With COVID numbers declining, you may be wondering what’s going on in the ER and the hospital. First off, for the middle of flu season, we are not seeing any flu. No cases in the past month and only one case this season. We’re also not seeing RSV, a common virus that causes respiratory symptoms, particularly in kids. This is great. I suspect the reason is multifactorial—increased flu vaccinations last fall, masking, distancing, hand hygiene, and less social interaction. I also suspect that healthcare workers will be in masks for a long time and that many people will start to wear masks routinely during the flu season. ER visits have been down around the country since the pandemic started. People are using telemedicine and their PCPs for minor illness. So what’s coming to the ER are pretty sick patients covering all the typical sick things that we see—stroke, altered mental status, sepsis, trauma, heart issues, issues related to kidney disease, substance abuse and mental health, etc…There are a few things that are really noticeable when looking at our current patients compared to pre-pandemic. First, there’s a large decline in pediatric patients. Kids are not getting sick at school or injured on the playground or in sports at the same frequency. Next, our admission rate (the percent of patients we see each day that require further treatment in the hospital) is up by 40-50%. Our baseline rate is about 20%. Now we’re generally in the 28-30% range. Though our patient volume is down, the number of patients that require admission each month is fairly consistent with before the pandemic. The number of ambulance arrivals is also fairly close. Finally, prior to the pandemic, about 10-15% of our patients were tourists. Afterall, all, every middle school in America basically does a field trip to DC and stays in Arlington. We also used to get a lot of people who were visiting Arlington National Cemetery. I love the tourist patient population. But I can’t remember the last tourist I saw. I hope tourism resumes in DC soon. The hospital side is equally busy. The ICU and hospitalist teams have very high patient numbers. Outpatient surgeries continue. The hospital parking lot is full again.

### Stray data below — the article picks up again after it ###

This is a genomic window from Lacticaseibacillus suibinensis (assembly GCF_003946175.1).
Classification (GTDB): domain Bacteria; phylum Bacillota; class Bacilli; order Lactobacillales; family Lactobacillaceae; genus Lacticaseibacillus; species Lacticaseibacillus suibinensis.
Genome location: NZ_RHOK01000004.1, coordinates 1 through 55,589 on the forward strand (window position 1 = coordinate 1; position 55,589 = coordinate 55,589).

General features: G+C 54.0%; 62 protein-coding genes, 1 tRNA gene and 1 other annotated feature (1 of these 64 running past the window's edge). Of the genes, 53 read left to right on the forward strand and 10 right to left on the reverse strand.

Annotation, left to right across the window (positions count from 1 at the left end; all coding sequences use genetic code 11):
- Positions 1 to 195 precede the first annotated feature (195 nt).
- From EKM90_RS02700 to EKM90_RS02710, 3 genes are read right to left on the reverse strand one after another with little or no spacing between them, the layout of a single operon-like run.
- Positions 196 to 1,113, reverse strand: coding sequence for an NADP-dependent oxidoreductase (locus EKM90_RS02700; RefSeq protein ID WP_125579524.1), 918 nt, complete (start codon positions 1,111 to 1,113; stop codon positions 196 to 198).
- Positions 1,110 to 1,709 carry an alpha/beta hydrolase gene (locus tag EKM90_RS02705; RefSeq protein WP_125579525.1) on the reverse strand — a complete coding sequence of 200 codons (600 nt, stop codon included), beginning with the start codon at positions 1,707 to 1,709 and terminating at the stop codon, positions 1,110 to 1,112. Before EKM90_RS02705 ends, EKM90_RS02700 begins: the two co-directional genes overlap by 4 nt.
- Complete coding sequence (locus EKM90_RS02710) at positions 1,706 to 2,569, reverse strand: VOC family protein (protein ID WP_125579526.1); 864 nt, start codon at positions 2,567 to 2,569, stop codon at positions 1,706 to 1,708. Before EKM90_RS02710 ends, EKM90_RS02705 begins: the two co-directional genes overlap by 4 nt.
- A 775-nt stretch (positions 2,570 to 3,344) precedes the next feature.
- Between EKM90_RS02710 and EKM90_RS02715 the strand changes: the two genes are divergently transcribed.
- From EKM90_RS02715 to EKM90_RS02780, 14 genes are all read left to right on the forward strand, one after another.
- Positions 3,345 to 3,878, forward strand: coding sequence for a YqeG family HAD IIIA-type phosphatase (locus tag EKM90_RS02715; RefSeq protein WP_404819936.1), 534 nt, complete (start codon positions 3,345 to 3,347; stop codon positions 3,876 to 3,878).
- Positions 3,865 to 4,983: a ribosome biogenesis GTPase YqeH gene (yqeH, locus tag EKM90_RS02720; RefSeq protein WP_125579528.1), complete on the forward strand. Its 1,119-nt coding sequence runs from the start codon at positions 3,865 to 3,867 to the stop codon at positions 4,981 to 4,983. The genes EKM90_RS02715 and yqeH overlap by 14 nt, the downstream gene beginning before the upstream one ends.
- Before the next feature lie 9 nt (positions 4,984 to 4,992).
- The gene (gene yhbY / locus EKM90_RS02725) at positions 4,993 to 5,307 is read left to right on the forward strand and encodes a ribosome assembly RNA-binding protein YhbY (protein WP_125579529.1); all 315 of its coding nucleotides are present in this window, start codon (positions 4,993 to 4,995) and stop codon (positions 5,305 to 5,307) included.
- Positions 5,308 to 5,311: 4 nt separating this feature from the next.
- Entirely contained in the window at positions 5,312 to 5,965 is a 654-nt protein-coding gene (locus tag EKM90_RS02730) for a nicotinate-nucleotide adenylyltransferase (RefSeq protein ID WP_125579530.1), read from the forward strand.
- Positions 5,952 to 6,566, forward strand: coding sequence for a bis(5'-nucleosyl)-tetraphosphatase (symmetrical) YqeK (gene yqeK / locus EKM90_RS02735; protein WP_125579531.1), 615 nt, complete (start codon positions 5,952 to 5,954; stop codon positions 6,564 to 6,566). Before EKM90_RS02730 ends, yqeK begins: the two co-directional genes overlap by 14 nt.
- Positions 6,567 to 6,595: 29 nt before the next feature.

The COVID numbers are telling a great story. We are past the second surge. This past surge really started towards the middle of November and peaked around January 7th. We then had a couple of weeks of steady numbers before a decline started. The last two weeks have had the lowest number of new cases and lowest percent positive rate since September. The number of patients that require “COVID isolation” status in the ER have dropped to their lowest levels since October and are about 35% of the January peak. These patients are still generally pretty sick and we continue to see about a 45% admit rate from this group.